These presentations look at new building codes and standards affecting the commissioning industry and commissioning authorities (CxA): the new ASHRAE Standard 202, "The Commissioning Process for Systems and Assemblies," which is nearing completion and soon to be published; the California Green Building Standards Code (CALGreen) that took effect in July 2012; and ASTM Standard 2813-12, "Standard Practice for Building Enclosure Commissioning." ASHRAE Standard 202 will set the minimum requirements for the commissioning process and is derived from the process described in ASHRAE Guideline 0-2005. The speaker explains the organization and contents of the standard and its relationship to other standards and guidelines, and its application to construction projects. The CALGreen code sets minimum standards for most new non-residential and residential construction projects in California. It also mandates commissioning for buildings of specified size and project cost. This speaker presents an overview and summary of the CalGreen's sections and major divisions, summarizing commissioning requirements and major changes to current codes. The presentation includes examples of how the code is working and how it's not, how different jurisdictions are interpreting the code, how it's changing design and construction practices, and lessons learned in the first year after adoption. The speaker outlines challenges for building officials, designers, and commissioning providers, along with commissioning provider qualifications and certifications testing currently under development by the International Code Commission (ICC). The final speaker describes the new ASTM 2813-12 Standard Practice for Building Enclosure Commissioning. The building enclosure, per ASTM E2813-12, "refers collectively to all materials, components, systems, and assemblies intended to provide shelter and environmental separation between interior and exterior, or between two or more environmentally distinct interior spaces in a building or structure."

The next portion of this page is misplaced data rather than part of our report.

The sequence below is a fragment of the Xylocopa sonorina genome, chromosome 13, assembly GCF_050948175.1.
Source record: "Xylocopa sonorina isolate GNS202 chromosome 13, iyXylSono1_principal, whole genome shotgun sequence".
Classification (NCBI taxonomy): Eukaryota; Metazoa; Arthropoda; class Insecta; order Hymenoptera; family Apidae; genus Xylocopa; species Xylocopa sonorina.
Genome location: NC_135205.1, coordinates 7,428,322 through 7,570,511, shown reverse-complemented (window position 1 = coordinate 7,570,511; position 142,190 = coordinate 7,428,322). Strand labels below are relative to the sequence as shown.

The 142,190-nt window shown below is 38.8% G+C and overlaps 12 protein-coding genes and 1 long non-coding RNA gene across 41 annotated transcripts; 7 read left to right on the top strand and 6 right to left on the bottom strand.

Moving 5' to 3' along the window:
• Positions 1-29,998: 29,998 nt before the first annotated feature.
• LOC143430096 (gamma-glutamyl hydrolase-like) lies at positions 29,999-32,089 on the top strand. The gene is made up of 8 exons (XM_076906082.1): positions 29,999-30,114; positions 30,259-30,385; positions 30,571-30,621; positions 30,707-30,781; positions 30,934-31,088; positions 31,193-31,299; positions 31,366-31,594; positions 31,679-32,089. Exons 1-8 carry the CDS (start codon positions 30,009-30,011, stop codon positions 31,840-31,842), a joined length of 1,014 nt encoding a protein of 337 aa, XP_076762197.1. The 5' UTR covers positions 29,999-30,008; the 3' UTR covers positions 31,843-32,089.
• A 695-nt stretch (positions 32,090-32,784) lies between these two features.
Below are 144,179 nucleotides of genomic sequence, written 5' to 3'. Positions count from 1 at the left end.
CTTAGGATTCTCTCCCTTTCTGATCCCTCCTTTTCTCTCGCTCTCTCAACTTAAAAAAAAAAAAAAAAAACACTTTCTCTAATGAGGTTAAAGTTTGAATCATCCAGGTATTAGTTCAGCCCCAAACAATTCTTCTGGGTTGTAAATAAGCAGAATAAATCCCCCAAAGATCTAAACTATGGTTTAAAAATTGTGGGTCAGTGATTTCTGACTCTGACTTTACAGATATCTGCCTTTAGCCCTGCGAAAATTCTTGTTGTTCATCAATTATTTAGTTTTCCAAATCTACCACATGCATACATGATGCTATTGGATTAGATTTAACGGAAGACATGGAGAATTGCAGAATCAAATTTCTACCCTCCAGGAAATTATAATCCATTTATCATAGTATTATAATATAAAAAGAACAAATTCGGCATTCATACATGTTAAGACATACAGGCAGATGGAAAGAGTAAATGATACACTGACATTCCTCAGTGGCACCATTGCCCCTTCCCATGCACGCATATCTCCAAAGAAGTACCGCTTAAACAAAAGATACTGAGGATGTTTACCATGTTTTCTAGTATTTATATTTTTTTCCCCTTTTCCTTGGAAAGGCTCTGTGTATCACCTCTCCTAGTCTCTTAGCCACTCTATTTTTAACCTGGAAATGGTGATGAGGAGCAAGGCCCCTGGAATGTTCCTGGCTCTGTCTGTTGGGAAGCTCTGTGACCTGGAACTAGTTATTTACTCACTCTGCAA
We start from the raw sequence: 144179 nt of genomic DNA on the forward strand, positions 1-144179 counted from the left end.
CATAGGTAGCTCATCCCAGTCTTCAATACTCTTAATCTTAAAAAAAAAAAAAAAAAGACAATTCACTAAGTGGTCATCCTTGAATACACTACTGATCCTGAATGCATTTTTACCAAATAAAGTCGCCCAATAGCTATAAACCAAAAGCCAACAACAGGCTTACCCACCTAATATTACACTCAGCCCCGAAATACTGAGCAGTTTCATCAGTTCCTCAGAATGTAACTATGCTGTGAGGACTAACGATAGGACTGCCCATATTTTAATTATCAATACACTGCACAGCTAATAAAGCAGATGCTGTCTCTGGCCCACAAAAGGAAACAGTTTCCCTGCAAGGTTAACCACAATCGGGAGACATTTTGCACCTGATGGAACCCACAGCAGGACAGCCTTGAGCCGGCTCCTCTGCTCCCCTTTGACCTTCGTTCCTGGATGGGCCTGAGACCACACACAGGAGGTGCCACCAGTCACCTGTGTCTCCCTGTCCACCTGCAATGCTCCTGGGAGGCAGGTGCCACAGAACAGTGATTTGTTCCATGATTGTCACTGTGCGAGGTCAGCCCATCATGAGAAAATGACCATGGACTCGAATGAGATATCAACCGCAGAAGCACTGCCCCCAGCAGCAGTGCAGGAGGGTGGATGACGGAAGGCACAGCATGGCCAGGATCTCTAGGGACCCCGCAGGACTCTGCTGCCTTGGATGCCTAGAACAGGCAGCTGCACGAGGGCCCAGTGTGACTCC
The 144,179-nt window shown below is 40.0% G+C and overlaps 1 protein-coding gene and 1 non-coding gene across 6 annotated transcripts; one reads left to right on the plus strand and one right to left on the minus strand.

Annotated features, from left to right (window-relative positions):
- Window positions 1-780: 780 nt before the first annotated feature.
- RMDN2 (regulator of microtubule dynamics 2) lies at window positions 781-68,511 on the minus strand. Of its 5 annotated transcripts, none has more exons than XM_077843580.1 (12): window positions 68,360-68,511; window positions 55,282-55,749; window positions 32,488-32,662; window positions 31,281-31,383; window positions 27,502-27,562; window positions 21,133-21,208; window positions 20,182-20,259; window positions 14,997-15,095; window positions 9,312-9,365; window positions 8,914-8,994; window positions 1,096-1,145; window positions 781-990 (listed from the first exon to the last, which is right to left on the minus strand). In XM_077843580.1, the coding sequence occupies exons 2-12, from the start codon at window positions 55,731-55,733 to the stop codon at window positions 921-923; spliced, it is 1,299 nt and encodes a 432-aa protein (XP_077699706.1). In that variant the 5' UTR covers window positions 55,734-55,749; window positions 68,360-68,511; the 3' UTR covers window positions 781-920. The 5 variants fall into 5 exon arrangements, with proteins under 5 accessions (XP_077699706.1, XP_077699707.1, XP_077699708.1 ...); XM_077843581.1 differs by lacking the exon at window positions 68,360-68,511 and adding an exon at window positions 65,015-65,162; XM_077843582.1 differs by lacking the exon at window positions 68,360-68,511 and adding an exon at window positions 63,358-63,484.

Turning Squiggle Lines into Useful Information

Randy Mead, CEM, CMVP
Control Technologies, Inc.
Presentation

Bernard Keister, PE
Guttmann & Blaevoet Consulting Engineers
Presentation

The speakers present descriptions, integrated disciplines, systems and protocols for trend analysis in new and existing buildings using building automation systems. Whether testing for new construction or running recurring tests on existing buildings, no single battery of tests can capture all of the equipment operation modes in the all of the possible load and seasonal conditions that vary throughout the year in a typical building. Continuous commissioning or monitoring-based commissioning are often cut from first-cost construction budgets, or are not being implemented effectively. For most buildings, useful MBCx is not being put in place. The speaker describes trend logs and a range of other data gathering capabilities typical of a building monitoring system (BMS). commissioning providers, contractors, owners, and engineers will learn the value of using a BMS' constant vigilance to their advantage on their buildings. The speaker describes how to put together the disciplines of data analytics, building automation systems, and measurement & verification protocol to create a robust building automation system re-tuning (BASrx) program that can be deployed as a stand-alone optimization measure, as part of a larger commissioning project, as a measurement & verification application, or as a monitoring based commissioning system (MBCx). Discussion includes a case study, a live MBCx demonstration, and a business model with potential financial savings for commissioning professionals. This presentation closes with "Randy's Rules of Re-tuning", an informative and entertaining look at lessons learned from real projects.

12:00 p.m.1:15 p.m.

Lunch - Keynote

Bob Gohn,
Navigant Research
Presentation

Mr. Gohn will present findings from Navigant Research’s recent Building Optimization and Commissioning Services report, which predicts a jump from $2.2 billion in annual commissioning sales to $4.4 billion worldwide by 2020. The report examines the worldwide market for building commission services, market drivers, barriers, along with global demand-side dynamics. The report also analyzes future technology trends in continuous commissioning.

1:30 p.m.3:00 p.m.

Fire Life Safety Commissioning

Matthew Klaus
National Fire Protection Association

Douglas Fisher
Fisher Engineering Inc.

David LeBlanc
Rolf Jensen Associates, Inc.
Presentation